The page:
Tiffany Rexhausen, innovation specialist at the district, says the mobile tech in this space eliminates barriers to student collaboration or alternative instructional practices such as station rotation. “Teachers seem very receptive to shifting the focus to a more student-centered approach,” she says.

Thanks to its flexibility, the district uses the innovation lab for a variety of tech-based projects.

Tiffany Rexhausen
Teachers seem very receptive to shifting the focus to a more student-centered approach.”

Tiffany Rexhausen Innovation Specialist, Lakota Local School District

“A social studies teacher used the space for students to work on group projects so they could spread out and utilize the tools in the room,” Rexhausen says. “Another teacher used the mobile green screens so that multiple students could record in different spaces in the building.”

As audiovisual technology in particular becomes increasingly mobile, teachers find more opportunities to make learning creative and engaging.

Virtual and Augmented Reality Immerse Learners in Subject Matter

Virtual and augmented reality technologies are becoming more prevalent in many schools around the country.

In one area of Lakota Local Schools’ innovation lab, students use Merge Cubes, a VR technology that allows students to interact in 3D with virtual objects such as parts of the human body, the solar system, the layers of the Earth and volcanoes.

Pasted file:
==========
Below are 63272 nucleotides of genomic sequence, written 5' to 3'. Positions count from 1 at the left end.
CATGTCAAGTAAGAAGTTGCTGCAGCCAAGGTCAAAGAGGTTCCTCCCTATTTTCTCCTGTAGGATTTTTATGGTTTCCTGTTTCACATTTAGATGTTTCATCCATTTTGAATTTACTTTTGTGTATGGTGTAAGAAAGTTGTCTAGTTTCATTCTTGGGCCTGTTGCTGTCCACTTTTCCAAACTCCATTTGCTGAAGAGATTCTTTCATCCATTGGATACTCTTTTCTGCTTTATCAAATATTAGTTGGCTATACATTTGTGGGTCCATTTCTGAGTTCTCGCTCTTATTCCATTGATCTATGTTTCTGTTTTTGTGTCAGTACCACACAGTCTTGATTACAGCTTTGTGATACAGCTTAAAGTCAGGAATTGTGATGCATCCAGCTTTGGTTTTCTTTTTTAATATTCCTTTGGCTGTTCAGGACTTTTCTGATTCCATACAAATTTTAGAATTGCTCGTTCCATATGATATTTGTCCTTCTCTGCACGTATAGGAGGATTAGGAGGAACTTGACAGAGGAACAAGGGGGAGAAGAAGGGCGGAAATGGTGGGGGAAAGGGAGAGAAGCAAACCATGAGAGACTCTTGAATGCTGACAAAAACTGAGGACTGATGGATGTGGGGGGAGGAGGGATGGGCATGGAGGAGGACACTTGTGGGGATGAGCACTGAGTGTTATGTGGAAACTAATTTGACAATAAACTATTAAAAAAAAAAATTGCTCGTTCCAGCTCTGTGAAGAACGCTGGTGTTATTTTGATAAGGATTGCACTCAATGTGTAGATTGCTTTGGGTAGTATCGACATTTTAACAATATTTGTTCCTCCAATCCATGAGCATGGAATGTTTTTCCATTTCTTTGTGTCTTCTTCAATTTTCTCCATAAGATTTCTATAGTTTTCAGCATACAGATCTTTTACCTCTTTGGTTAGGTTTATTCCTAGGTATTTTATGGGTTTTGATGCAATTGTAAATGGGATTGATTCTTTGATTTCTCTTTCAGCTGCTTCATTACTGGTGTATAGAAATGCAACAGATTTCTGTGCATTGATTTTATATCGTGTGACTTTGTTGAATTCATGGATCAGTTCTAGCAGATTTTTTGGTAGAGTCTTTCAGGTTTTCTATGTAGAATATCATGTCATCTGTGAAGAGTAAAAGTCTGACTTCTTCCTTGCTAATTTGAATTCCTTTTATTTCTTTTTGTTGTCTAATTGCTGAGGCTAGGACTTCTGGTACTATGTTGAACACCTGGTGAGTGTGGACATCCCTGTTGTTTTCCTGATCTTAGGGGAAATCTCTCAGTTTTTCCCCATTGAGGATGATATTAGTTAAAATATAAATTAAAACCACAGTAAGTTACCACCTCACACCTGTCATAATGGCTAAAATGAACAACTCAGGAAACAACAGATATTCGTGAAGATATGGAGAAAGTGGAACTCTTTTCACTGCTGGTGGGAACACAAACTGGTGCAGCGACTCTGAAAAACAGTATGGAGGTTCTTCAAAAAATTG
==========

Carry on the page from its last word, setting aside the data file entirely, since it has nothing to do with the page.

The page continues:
Compton Unified School District in California and Colorado Springs School District 11 in Colorado also bring VR experiences to their students in new ways. They find it gets students excited about learning and prompts them to think creatively about problem-solving.

From next-generation tools that instill a passion for reading to science labs that give in-depth learning opportunities, VR and AR are becoming actual reality in communities that might not have imagined this wave of the future could be possible.

For example, in September 2022, online 3D and VR platform Inspirit announced its collaboration with Meta Immersive Learning to provide more than 100 Title I schools across the country with VR equipment and training.

K–12 IT leaders can expect to see these technologies continue to trend in schools through 2023 and beyond, becoming more popular and widely used by learners at all grade levels.

KEEP READING: Analyzing ROI helps IT leaders make decisions ahead of the funding cliff.

RyanKing999, shapecharge, Drazen Zigi, Prostock-Studio/Getty Images